First, the good news. The counter-conditioning portion of the get-Frankie-into-the-car-comfortably program is going great. I demonstrated last week how our trainer, Crystal,  is accustoming Frankie to street noise by having him associate it with eating. I served Frankie his meals  semi-alfresco, moving his dish closer and closer to a door that was opened progressively wider.

The next step was getting Frankie not to fear the gear associated with car rides, his harness and leash. To that end, I was instructed to get him outfitted for a trip outside and then feed him, with no follow up excursion.

It turns out that Frankie is pretty good at eating while ignoring various annoyances such as street noise and outdoor gear.   Actually working for his food by performing different behaviors?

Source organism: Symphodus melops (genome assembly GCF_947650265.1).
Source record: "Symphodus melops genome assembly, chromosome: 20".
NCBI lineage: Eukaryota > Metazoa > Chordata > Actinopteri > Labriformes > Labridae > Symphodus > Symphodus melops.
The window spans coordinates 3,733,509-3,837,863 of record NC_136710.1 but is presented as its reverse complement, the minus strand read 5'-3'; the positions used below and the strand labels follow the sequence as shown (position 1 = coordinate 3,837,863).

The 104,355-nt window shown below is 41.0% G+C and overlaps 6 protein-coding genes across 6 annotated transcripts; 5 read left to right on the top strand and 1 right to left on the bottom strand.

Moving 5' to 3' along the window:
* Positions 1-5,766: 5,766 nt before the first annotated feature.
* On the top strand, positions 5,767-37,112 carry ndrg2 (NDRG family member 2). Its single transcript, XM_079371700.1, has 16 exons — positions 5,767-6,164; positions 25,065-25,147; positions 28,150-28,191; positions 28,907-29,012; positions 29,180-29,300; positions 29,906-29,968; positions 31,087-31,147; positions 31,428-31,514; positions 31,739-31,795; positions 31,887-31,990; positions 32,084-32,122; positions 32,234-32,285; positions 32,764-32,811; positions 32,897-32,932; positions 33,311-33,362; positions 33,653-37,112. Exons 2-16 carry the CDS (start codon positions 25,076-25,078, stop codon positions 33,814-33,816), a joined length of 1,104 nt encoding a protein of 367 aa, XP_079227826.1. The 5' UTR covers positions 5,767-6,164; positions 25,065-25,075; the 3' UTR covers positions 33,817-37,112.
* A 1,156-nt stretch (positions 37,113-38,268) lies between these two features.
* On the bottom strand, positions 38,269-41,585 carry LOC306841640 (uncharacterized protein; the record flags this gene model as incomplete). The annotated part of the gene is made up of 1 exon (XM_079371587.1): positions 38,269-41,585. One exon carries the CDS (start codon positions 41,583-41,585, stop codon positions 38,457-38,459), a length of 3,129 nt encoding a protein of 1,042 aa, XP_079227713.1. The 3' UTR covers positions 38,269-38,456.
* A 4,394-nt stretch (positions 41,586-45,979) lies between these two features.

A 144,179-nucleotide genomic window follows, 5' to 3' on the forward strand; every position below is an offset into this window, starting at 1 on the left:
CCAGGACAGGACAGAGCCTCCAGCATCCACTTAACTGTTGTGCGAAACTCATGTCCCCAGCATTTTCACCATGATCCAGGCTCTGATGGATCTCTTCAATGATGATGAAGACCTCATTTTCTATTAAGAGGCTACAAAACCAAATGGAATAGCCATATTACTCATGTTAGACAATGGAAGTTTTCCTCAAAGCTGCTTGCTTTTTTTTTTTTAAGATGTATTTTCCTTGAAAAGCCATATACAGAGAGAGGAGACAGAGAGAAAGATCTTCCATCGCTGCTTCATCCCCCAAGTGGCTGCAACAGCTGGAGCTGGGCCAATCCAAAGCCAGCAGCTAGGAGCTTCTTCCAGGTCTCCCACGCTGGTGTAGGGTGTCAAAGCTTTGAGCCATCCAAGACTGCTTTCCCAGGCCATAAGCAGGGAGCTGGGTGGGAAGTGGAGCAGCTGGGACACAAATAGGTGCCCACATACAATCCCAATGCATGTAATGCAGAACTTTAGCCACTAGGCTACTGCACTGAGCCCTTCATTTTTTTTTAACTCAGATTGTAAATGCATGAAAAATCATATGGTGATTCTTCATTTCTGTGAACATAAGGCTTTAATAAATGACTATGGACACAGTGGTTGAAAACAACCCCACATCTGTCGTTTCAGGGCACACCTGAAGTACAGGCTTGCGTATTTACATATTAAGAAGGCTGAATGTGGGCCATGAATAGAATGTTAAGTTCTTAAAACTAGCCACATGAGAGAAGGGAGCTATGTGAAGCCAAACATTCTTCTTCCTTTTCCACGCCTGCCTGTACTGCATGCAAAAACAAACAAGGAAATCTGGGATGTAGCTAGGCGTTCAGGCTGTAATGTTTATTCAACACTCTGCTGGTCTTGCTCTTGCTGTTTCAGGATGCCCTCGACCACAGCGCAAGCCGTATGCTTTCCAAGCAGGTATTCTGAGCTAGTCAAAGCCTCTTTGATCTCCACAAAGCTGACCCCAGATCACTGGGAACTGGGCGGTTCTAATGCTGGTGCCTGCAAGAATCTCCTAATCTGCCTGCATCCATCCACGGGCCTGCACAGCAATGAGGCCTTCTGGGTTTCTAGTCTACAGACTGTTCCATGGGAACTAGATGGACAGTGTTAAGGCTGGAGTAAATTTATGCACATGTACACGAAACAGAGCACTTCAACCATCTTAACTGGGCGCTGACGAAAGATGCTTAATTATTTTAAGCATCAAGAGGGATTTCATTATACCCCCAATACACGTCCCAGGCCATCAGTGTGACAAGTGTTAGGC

Not so much.

Which behaviors? We’re practicing “Look at that,” whereby I point to an object and — surprise! — try to get Frankie to look at it; and hand targeting, which involves Frankie tapping on my hand or on various objects I hold in it, such as pieces of junk mail and my TV remote control. I admit that I didn’t initially see the purpose of these exercises, but Crystal explained that they’re designed to teach Frankie to investigate his environment, and that giving Frankie jobs that he can succeed at will make him more comfortable in a stressful situation. She used a great analogy:

It’s like giving someone who suffers from shyness or a social phobia a job at a party. If that person is passing out drinks or handing out napkins, for example, she won’t focus on the stress of having to make conversation.